Is God’s Love For Me Dependent Upon My Obedience? My Amateur Answer to Pastor Tullian Tchividjian and His Critics

Photo Credit: Matt Turner

My short answer to those wrestling with that question is: Please read Gospel Amnesia. Not because I want to sell my book, but because one of my hopes and prayers for Gospel Amnesia (to be released Jan.15th) is that it would further this discussion along. The theology is by no means exhaustive, it is only the beginning of the discussions I hope we can all have.

I lived for many years believing that God will love me more if I did X, Y, and Z. I was theologically convinced that God’s love for me depended upon my obedience. When I obeyed him I expected he would be pleased with me and bless me and when I disobeyed I expected him to be angry, displeased and in judgment of me. But you can’t fight reality, and theology will always break down when it can’t be supported by reality.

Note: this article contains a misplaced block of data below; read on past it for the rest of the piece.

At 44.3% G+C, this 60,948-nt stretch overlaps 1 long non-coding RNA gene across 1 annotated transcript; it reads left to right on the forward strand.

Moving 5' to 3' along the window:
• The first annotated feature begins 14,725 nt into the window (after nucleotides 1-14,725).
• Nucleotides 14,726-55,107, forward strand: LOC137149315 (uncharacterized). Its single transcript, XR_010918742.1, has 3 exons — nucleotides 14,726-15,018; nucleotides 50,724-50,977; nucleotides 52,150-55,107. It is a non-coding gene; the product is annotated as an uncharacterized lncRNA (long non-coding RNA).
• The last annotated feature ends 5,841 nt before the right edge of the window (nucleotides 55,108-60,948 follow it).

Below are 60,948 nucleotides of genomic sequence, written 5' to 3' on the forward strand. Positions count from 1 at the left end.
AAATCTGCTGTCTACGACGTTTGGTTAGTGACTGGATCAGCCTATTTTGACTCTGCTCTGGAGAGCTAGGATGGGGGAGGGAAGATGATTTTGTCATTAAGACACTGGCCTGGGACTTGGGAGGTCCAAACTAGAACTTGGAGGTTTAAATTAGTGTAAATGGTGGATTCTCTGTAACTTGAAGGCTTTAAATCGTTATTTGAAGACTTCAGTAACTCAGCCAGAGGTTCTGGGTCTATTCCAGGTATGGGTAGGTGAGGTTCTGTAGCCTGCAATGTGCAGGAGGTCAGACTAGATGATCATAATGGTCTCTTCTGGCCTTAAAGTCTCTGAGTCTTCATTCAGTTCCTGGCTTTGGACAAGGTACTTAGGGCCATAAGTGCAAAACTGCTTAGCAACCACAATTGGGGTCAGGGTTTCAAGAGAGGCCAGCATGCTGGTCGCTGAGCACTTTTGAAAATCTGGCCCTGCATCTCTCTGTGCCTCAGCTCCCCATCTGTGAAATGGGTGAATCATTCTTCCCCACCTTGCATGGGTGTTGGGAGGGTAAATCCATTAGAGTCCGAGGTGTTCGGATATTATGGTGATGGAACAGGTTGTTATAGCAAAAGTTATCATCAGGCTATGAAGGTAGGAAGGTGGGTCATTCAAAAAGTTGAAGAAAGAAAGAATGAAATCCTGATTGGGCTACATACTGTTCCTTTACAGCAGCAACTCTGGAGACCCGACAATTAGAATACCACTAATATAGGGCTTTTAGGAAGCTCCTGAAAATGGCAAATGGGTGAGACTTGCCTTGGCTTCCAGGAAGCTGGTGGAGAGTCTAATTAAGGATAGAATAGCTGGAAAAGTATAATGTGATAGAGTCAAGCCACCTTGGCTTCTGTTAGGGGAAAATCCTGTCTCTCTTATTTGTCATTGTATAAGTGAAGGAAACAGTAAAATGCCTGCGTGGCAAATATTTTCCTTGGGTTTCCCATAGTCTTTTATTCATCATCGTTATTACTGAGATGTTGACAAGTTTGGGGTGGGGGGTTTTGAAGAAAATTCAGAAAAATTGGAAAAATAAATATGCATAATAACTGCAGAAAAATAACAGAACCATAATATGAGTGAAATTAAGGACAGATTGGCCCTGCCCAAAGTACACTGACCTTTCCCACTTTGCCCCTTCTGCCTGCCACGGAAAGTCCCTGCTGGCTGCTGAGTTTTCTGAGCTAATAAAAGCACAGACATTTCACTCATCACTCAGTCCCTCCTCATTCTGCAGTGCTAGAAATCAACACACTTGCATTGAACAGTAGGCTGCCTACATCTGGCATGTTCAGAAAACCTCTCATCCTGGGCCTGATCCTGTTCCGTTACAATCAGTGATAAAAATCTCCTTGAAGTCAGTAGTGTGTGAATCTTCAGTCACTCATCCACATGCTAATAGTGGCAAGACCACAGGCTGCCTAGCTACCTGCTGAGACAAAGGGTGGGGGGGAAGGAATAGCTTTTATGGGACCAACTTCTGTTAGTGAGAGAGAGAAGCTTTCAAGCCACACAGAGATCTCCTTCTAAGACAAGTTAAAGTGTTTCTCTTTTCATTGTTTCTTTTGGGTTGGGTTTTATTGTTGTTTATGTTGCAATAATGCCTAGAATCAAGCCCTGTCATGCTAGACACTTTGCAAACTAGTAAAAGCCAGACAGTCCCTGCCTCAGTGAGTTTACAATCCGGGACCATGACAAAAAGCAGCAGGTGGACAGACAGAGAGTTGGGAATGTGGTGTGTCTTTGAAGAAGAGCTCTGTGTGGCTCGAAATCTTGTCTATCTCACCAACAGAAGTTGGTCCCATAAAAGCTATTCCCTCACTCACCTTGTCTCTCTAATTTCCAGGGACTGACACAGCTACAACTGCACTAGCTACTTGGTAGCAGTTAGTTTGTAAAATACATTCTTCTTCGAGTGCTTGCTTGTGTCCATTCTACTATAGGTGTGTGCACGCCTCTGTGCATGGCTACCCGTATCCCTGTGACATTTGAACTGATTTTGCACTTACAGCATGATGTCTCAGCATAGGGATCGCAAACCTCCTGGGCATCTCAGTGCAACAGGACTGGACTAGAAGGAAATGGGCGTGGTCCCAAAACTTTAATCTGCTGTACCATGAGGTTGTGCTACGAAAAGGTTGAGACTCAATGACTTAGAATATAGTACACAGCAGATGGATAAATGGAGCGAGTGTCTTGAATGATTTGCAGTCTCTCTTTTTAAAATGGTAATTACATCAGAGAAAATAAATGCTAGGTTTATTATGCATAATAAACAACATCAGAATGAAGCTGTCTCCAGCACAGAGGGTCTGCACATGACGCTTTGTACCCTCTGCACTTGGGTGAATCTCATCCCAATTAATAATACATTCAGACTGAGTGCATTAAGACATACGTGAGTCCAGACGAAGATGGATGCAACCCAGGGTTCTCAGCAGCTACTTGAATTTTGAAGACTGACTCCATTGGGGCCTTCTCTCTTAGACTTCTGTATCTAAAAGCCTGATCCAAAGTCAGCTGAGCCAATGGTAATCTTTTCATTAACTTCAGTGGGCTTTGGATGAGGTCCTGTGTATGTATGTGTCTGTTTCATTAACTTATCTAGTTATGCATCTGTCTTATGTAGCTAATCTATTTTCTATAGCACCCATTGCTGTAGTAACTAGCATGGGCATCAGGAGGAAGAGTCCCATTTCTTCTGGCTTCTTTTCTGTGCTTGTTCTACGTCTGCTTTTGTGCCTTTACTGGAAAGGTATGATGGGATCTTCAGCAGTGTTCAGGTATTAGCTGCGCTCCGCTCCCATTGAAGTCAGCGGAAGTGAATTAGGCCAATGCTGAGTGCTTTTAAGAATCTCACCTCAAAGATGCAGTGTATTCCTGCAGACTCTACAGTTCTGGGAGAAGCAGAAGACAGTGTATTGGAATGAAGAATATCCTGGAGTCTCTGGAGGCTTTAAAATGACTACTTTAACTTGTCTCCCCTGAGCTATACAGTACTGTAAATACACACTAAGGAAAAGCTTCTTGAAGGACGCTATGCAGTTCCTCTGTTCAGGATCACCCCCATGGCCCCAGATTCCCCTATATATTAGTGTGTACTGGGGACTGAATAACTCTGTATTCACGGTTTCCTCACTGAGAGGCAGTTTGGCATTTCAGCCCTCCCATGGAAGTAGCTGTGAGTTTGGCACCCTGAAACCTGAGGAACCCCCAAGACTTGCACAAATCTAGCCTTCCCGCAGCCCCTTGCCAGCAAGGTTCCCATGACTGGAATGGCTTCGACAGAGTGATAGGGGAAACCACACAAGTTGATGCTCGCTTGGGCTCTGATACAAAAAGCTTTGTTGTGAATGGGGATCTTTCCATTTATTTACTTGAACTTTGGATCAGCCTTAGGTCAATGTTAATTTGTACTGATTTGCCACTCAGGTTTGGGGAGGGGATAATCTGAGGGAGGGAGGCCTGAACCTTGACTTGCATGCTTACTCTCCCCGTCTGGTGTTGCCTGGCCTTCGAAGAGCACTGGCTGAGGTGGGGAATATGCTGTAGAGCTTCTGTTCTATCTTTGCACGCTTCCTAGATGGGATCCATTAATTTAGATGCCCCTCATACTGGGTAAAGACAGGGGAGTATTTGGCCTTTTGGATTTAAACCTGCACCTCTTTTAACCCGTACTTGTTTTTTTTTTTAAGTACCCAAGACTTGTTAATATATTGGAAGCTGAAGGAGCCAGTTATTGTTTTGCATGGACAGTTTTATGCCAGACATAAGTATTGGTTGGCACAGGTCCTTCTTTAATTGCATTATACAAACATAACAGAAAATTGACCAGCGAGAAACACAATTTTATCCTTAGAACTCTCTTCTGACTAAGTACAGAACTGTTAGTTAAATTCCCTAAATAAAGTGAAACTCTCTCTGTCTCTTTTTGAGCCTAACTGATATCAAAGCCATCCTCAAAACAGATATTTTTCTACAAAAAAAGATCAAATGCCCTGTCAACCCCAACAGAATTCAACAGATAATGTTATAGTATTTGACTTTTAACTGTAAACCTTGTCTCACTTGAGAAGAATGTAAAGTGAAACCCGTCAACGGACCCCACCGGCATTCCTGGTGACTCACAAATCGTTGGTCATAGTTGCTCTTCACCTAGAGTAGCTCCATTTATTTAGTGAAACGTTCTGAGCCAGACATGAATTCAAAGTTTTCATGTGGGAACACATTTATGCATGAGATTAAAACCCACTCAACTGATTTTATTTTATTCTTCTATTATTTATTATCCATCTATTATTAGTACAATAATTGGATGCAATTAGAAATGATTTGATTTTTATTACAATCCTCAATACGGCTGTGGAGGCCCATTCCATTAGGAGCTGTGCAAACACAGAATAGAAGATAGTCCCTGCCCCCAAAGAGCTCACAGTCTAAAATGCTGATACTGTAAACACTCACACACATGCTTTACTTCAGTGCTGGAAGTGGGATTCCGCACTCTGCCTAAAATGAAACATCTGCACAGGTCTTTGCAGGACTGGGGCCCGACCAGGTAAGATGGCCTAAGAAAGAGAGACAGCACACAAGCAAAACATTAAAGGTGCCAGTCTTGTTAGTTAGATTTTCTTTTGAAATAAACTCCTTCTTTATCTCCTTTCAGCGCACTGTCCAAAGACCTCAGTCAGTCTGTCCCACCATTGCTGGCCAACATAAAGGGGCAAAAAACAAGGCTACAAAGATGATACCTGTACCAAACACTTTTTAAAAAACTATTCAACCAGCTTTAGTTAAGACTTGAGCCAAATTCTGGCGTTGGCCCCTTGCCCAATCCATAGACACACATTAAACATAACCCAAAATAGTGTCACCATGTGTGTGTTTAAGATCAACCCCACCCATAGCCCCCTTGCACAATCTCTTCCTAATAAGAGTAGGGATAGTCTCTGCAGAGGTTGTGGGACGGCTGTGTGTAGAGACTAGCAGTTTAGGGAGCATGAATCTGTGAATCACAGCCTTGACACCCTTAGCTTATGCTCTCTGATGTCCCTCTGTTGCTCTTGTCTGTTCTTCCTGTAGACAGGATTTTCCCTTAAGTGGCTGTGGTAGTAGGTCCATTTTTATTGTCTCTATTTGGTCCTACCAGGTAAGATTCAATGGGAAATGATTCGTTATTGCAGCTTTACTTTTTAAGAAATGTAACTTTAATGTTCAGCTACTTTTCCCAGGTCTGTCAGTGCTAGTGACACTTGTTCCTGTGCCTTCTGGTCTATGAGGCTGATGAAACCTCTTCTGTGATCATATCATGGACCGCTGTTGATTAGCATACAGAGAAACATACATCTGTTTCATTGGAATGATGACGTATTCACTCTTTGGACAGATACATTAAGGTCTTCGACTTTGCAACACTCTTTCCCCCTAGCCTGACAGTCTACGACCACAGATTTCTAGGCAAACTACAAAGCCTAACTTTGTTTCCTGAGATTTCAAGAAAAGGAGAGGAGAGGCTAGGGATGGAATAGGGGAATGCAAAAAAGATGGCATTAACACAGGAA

I am a fallen woman. A sinner. And so invariably I would sin, sometimes it was little sins and sometimes it was big sins, but I didn’t stop sinning after I became a Christian. What happens logically if you live under the paradigm I held, but continued to sin and thus be displeasing to God? You live under a constant battle between finding things you can do so that you can please God, so that he will love you while constantly fighting despair because you know you are consistently falling short. It is a losing battle. Even given all my outward conformity and good works, I was hopeless because I could never do enough to earn constant love from him. It is hell.

There is an important distinction here. I am not talking about classic works–righteousness. I never believed that I could actually earn my salvation. As a Calvinist I firmly believed that God’s salvation was a gracious and unmerited gift by faith alone through the finished work of Christ alone. I’ve had many theological errors but one of them was believing that I can earn more love from God by being obedient to his commands.

We all have errors in our thinking. I understand that those in teaching positions have a greater burden. What I believe Pastor Tchividjian is trying to do is remedial help for Christians like me who have spent years raking our souls over coals. My husband and I have never walked away from listening to Tchividjian thinking: “Oh good, now I can just let it all go, I don’t need to love and obey God.” It’s more like: “Wow! Lord, you really love me?” with many tears flowing.